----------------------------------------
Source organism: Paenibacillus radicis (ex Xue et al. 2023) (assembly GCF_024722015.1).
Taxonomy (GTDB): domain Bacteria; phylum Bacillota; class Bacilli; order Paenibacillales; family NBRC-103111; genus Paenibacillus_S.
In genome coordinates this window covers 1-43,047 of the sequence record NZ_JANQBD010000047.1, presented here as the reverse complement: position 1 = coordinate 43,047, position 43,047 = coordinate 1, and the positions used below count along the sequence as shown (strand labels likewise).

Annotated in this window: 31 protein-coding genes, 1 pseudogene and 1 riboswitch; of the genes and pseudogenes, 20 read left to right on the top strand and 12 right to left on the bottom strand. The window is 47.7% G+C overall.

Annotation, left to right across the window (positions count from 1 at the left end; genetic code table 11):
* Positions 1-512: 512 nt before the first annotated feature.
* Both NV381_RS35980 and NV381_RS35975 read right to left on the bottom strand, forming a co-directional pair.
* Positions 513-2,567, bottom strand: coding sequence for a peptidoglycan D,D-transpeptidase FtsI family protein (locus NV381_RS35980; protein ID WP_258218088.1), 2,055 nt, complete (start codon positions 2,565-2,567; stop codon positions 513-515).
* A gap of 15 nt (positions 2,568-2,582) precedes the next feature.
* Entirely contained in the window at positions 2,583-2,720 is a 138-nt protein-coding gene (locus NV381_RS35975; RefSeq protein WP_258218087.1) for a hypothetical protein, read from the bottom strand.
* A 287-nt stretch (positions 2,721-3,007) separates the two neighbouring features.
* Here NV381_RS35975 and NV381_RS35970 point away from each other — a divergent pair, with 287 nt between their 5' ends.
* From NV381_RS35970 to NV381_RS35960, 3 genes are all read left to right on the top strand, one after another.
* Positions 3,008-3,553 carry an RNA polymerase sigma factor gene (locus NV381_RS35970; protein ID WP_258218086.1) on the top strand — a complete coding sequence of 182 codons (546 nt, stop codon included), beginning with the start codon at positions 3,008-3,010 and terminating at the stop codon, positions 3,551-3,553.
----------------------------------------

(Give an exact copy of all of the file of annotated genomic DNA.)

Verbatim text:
Source organism: Paenibacillus radicis (ex Xue et al. 2023) (assembly GCF_024722015.1).
Taxonomy (GTDB): domain Bacteria; phylum Bacillota; class Bacilli; order Paenibacillales; family NBRC-103111; genus Paenibacillus_S.
In genome coordinates this window covers 1-43,047 of the sequence record NZ_JANQBD010000047.1, presented here as the reverse complement: position 1 = coordinate 43,047, position 43,047 = coordinate 1, and the positions used below count along the sequence as shown (strand labels likewise).

Annotated in this window: 31 protein-coding genes, 1 pseudogene and 1 riboswitch; of the genes and pseudogenes, 20 read left to right on the top strand and 12 right to left on the bottom strand. The window is 47.7% G+C overall.

Annotation, left to right across the window (positions count from 1 at the left end; genetic code table 11):
* Positions 1-512: 512 nt before the first annotated feature.
* Both NV381_RS35980 and NV381_RS35975 read right to left on the bottom strand, forming a co-directional pair.
* Positions 513-2,567, bottom strand: coding sequence for a peptidoglycan D,D-transpeptidase FtsI family protein (locus NV381_RS35980; protein ID WP_258218088.1), 2,055 nt, complete (start codon positions 2,565-2,567; stop codon positions 513-515).
* A gap of 15 nt (positions 2,568-2,582) precedes the next feature.
* Entirely contained in the window at positions 2,583-2,720 is a 138-nt protein-coding gene (locus NV381_RS35975; RefSeq protein WP_258218087.1) for a hypothetical protein, read from the bottom strand.
* A 287-nt stretch (positions 2,721-3,007) separates the two neighbouring features.
* Here NV381_RS35975 and NV381_RS35970 point away from each other — a divergent pair, with 287 nt between their 5' ends.
* From NV381_RS35970 to NV381_RS35960, 3 genes are all read left to right on the top strand, one after another.
* Positions 3,008-3,553 carry an RNA polymerase sigma factor gene (locus NV381_RS35970; protein ID WP_258218086.1) on the top strand — a complete coding sequence of 182 codons (546 nt, stop codon included), beginning with the start codon at positions 3,008-3,010 and terminating at the stop codon, positions 3,551-3,553.